So how does it feel?
Taking their cue from customer needs, interdisciplinary teams establish vehicle characteristics, which then form the basis for defining the development requirements. It’s essential that the engineers in the development departments are given a feasible brief in addition to specific use cases and special guidelines that illustrate the requirements.
The focus must always remain squarely on what the customer will “feel” in the vehicle. Kay Friedmann explains: “The fact that, on paper, a vehicle can accelerate from zero to 100 kilometers per hour in five seconds is no longer enough. What the driver experiences in the process is equally vital. In other words, what does the acceleration gradient look like? Is it linear, concave or convex? Will I feel myself being pushed back into my seat?”
Electromobility opens several new doors to engineers. What used to require a laborious mechanical development process can now be easily fine-tuned with electrical controls. In other words, what you achieve by precisely injecting fuel into the combustion chamber in a conventional car can be replicated by precisely controlling phases in the electric motor’s power electronics.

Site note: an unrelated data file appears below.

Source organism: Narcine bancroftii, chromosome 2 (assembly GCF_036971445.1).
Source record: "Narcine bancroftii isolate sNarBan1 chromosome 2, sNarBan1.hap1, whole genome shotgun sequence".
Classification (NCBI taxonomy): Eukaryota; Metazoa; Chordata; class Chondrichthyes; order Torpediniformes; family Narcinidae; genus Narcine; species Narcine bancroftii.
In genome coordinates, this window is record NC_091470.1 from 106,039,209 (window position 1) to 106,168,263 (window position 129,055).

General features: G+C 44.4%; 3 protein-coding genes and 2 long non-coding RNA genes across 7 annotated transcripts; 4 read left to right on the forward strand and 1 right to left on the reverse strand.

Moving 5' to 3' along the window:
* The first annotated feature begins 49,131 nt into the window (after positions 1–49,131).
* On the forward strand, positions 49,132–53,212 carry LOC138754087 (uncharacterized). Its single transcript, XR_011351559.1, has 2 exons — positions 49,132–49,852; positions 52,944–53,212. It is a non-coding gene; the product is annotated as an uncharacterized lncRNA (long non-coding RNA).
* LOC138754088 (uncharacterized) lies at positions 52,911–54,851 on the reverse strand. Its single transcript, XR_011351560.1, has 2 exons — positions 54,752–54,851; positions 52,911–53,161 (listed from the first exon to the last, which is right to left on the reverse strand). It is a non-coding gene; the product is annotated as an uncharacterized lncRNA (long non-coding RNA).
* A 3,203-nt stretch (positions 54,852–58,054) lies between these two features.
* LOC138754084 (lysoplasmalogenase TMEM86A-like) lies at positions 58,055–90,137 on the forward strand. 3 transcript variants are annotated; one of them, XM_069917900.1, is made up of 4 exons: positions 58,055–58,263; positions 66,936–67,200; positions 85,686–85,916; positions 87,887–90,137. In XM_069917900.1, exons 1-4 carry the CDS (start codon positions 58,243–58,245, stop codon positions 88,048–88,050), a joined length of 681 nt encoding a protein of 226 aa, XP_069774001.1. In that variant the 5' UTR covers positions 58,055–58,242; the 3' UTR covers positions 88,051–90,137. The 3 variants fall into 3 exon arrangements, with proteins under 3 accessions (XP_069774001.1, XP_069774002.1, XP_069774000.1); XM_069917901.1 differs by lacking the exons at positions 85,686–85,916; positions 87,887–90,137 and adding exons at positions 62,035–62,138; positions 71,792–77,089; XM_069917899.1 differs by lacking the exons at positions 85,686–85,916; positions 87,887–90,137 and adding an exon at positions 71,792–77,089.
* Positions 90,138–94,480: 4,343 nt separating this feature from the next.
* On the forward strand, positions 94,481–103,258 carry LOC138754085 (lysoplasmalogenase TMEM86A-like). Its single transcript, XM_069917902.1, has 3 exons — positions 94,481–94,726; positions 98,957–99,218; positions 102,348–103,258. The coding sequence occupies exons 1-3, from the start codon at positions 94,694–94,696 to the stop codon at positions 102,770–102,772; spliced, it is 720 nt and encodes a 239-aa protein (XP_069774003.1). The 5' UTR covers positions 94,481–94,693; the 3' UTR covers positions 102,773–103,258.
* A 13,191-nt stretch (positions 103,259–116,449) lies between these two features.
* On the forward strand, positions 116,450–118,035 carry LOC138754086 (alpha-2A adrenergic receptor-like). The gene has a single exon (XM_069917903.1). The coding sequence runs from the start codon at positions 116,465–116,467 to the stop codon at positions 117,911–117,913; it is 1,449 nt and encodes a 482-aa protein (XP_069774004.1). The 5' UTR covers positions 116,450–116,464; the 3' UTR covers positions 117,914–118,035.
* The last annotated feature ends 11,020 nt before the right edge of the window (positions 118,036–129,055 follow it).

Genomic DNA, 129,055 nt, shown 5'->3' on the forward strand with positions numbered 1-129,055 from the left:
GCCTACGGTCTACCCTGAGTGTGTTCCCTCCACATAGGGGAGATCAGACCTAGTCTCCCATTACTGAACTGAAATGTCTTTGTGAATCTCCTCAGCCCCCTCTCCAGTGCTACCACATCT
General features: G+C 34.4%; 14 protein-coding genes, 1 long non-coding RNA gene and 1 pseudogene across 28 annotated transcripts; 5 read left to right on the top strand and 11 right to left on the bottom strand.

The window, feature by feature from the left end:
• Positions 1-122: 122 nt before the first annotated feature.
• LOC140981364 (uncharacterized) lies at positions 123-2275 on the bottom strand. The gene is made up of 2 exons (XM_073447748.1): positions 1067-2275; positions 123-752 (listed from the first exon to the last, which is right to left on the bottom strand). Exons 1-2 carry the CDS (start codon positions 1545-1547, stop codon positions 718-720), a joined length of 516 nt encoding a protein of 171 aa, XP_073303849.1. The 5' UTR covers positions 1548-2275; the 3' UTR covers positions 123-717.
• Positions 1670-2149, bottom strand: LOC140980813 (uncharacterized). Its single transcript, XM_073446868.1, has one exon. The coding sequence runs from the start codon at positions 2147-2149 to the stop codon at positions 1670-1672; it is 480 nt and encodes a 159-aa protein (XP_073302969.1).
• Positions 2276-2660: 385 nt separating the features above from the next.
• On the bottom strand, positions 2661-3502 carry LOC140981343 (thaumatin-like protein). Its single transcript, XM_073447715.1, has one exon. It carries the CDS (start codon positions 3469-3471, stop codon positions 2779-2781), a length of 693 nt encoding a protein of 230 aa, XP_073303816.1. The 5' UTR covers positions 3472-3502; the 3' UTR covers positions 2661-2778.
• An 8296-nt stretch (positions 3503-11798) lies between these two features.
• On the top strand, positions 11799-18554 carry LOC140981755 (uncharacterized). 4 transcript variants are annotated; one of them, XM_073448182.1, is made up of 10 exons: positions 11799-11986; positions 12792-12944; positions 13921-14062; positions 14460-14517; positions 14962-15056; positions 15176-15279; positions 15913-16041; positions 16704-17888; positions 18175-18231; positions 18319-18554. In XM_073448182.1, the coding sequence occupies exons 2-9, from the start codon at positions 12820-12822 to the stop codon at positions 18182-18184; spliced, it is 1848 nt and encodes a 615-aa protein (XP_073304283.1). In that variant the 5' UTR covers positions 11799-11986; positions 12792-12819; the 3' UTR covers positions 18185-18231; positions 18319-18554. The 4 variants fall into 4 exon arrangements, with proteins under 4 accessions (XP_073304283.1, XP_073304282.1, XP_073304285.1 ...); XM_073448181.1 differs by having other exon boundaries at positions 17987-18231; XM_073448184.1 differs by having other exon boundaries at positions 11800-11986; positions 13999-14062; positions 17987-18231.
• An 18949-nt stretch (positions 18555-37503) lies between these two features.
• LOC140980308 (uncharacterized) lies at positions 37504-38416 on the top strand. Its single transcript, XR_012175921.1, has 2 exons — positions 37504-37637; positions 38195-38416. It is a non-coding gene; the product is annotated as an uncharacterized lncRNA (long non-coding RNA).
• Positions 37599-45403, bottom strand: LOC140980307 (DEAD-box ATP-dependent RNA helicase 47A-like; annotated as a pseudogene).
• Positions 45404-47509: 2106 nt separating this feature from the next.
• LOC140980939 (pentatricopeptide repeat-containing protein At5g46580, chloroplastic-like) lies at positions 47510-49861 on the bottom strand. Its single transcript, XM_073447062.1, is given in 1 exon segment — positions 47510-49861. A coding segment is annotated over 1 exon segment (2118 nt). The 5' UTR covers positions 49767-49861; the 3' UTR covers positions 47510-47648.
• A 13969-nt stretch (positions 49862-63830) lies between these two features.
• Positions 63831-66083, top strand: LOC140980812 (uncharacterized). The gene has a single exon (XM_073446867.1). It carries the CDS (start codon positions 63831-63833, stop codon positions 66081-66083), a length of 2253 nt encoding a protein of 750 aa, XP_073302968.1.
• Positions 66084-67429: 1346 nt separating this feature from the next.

Character at the touch of a button
How much power does the motor receive at any one time and how does the vehicle drive as a result? Another Audi engineer, Roberth Eichner—project manager for the proof of concept vehicles and functional aspects—paints a picture of how this works. His team tests and experiences various drive functions for the first time. And they do so with the Brutus concept car, which is Eichner’s responsibility.
A former Audi e-tron prototype, Brutus is equipped with a wide variety of functional applications and measurement technology that allow various features to be activated at the touch of a button and experienced live. “This is what makes electromobility so fascinating—the fact that we can switch on a range of functions in this proof-of-concept vehicle and thus lend Brutus a broad spectrum of character traits,” says Roberth Eichner.
For instance, developers can assess an array of acceleration characteristics that have already been simulated on the computer. Not only can executives experience how a vehicle concept that exists only on paper will perform, but Roberth Eichner and his team can incorporate their own, totally fresh ideas at this first stage of experience.
Eichner explains: “Many of our customers are excited about electric mobility and impressed by how enjoyable being behind the wheel is. But the premium experience that Audi aims to offer takes things even further …” That’s why the technical developers are continually pushing the envelope with new versions of the Four Rings’ electric vehicles that turn motion into sheer emotion. Or to put it another way—spark a wow effect.